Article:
After premiering at Banff Centre in 2017, Kopernikus “made for some supreme theatre” (The National Post) and was hailed by Opera Going Toronto as “utterly extraordinary.”  The opera’s Montréalais composer Claude Vivier(1948–1983) lived a hard and fast life; before he was found murdered in his hotel room in Paris at the age of 35, he had spent a career rejecting many traditional ideas of life, music and opera, which culminated in writing his only opera Kopernikus. “I think this could be Canada’s greatest opera ever written. Vivier was unique, he was an innovator and a true artist,” says stage director Joel Ivany. This production will uniquely immerse the orchestra into the choreography alongside singers and dancers. Matjash Mrozewskichoreographs, Leela Gilday acts as dramaturge, with Lighting and Set design by AtG Resident Designer Jason Hand. The cast features mezzo-soprano Danielle MacMillan making her AtG debut as Agni and welcomes acclaimed mezzo-soprano Krisztina Szabó, bass Alain Coulombe, baritone Dion Mazerolle and soprano Nathalie Paulin as part of the Ensemble. The production will be presented at Theatre Passe Muraille (16 Ryerson Avenue) on April 4, 5, 6, 11, 12 and 13, 2019 with all performances at 8pm and doors open at 7:30pm.

Back by popular demand, AtG’s standing room only #OperaPub series returns October 4 at the Amsterdam Bicycle Club (54 The Esplanade). Hosted and programmed by AtG Collective member David Eliakis, these free events will continue to feature opera arias and ensembles alongside witty banter and craft beers. Festivities begin at 9pm on the first Thursday of every month, and continue until May 2 2018.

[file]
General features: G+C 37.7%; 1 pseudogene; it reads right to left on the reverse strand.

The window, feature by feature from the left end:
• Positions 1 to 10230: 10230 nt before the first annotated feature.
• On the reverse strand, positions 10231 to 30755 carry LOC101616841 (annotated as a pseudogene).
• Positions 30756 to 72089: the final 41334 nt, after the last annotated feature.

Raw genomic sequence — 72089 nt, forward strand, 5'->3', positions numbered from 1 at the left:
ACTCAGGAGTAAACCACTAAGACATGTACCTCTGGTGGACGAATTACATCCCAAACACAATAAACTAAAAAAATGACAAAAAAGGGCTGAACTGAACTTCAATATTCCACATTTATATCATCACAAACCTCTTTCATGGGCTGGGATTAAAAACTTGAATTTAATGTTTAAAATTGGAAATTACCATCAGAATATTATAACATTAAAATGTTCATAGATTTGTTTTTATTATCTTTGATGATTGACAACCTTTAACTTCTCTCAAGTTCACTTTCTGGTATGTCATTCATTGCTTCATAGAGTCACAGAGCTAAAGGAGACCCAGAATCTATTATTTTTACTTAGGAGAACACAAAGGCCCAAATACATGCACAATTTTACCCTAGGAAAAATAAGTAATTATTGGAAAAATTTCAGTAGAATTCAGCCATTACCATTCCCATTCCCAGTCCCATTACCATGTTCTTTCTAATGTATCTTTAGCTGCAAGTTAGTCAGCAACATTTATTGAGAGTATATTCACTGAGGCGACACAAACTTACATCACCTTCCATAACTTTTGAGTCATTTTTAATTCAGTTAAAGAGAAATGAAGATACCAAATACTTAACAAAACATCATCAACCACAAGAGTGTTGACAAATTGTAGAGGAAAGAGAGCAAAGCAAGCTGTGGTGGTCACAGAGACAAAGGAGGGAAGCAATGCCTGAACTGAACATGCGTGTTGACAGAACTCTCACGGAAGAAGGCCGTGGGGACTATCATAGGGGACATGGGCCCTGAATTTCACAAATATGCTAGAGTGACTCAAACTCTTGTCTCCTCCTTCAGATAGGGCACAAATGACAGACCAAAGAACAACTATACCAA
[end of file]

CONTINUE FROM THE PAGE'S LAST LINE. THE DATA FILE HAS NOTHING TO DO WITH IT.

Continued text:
AtG will be undertaking many new initiatives this coming year, highlighted below:

Following the success of the inaugural Summer Intensive this past August (a workshop for singers at various stages of development addressing their immediate needs and goals) a Winter Intensive will take place in February 2019 as AtG continues to address the importance of training emerging opera singers for the 21st century music industry.

The AtG Incubator is a pilot program where artists may submit project applications on a rolling basis. AtG will assess projects based on merit and viability and then work with the artist to provide resources in a workshop capacity.